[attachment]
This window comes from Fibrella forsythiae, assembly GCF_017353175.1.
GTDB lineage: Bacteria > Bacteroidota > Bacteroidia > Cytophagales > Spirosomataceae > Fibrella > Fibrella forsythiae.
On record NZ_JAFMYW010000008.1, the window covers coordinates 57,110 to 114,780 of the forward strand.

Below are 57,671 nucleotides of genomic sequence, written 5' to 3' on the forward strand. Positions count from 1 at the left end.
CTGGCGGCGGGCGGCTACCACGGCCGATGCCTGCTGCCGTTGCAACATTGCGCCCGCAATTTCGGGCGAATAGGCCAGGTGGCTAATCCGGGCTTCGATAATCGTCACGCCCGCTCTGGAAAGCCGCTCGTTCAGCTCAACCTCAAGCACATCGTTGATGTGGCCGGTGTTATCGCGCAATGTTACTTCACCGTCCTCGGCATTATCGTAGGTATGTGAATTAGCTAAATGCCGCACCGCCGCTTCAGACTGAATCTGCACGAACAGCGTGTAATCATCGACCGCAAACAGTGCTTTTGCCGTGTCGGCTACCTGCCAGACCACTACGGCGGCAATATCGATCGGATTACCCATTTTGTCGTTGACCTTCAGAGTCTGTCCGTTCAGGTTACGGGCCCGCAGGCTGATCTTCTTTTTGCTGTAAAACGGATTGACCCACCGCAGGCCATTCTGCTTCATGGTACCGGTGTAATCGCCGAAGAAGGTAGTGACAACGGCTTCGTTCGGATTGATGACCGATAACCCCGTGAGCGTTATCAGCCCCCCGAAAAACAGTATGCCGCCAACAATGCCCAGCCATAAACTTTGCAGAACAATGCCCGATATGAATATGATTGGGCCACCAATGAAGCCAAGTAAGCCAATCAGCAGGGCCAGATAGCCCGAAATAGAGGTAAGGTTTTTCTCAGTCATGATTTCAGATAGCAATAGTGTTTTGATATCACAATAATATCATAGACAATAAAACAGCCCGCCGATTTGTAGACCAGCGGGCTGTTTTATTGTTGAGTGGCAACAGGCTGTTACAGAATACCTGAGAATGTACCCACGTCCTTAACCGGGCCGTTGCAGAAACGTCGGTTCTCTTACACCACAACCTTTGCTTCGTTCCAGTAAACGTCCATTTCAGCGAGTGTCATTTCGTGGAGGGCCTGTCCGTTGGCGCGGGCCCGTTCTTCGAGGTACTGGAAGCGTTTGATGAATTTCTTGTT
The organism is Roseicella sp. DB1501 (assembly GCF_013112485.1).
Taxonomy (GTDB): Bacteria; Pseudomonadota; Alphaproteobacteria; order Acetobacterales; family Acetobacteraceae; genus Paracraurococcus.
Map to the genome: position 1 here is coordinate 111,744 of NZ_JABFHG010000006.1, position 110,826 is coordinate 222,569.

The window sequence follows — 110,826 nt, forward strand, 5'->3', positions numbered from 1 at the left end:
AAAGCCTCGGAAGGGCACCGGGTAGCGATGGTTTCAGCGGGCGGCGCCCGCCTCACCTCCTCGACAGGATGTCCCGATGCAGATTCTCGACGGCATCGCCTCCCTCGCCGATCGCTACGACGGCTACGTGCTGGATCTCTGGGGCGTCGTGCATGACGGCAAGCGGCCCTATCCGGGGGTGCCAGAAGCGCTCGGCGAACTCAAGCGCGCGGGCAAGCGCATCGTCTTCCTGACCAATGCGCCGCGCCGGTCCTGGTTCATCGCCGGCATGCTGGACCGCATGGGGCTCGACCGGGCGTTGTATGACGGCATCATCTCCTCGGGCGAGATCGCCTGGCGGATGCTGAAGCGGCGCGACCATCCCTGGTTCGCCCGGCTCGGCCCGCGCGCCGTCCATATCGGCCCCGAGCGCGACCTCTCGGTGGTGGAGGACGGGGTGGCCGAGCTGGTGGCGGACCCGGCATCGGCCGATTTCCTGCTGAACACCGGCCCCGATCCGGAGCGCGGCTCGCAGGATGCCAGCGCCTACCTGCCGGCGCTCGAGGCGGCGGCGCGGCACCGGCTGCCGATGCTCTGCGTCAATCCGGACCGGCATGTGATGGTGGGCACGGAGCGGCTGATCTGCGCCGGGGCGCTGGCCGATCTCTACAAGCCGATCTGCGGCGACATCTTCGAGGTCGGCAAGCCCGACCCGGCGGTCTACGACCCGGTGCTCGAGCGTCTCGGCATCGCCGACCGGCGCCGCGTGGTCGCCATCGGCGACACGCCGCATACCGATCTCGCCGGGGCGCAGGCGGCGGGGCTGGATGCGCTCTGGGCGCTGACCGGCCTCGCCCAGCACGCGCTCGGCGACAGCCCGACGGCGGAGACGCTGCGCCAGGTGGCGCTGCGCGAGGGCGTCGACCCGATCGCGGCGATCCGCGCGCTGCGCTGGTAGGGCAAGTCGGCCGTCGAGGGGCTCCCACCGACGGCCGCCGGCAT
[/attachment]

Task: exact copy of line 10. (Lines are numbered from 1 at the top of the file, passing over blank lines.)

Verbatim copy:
AAAGCCTCGGAAGGGCACCGGGTAGCGATGGTTTCAGCGGGCGGCGCCCGCCTCACCTCCTCGACAGGATGTCCCGATGCAGATTCTCGACGGCATCGCCTCCCTCGCCGATCGCTACGACGGCTACGTGCTGGATCTCTGGGGCGTCGTGCATGACGGCAAGCGGCCCTATCCGGGGGTGCCAGAAGCGCTCGGCGAACTCAAGCGCGCGGGCAAGCGCATCGTCTTCCTGACCAATGCGCCGCGCCGGTCCTGGTTCATCGCCGGCATGCTGGACCGCATGGGGCTCGACCGGGCGTTGTATGACGGCATCATCTCCTCGGGCGAGATCGCCTGGCGGATGCTGAAGCGGCGCGACCATCCCTGGTTCGCCCGGCTCGGCCCGCGCGCCGTCCATATCGGCCCCGAGCGCGACCTCTCGGTGGTGGAGGACGGGGTGGCCGAGCTGGTGGCGGACCCGGCATCGGCCGATTTCCTGCTGAACACCGGCCCCGATCCGGAGCGCGGCTCGCAGGATGCCAGCGCCTACCTGCCGGCGCTCGAGGCGGCGGCGCGGCACCGGCTGCCGATGCTCTGCGTCAATCCGGACCGGCATGTGATGGTGGGCACGGAGCGGCTGATCTGCGCCGGGGCGCTGGCCGATCTCTACAAGCCGATCTGCGGCGACATCTTCGAGGTCGGCAAGCCCGACCCGGCGGTCTACGACCCGGTGCTCGAGCGTCTCGGCATCGCCGACCGGCGCCGCGTGGTCGCCATCGGCGACACGCCGCATACCGATCTCGCCGGGGCGCAGGCGGCGGGGCTGGATGCGCTCTGGGCGCTGACCGGCCTCGCCCAGCACGCGCTCGGCGACAGCCCGACGGCGGAGACGCTGCGCCAGGTGGCGCTGCGCGAGGGCGTCGACCCGATCGCGGCGATCCGCGCGCTGCGCTGGTAGGGCAAGTCGGCCGTCGAGGGGCTCCCACCGACGGCCGCCGGCAT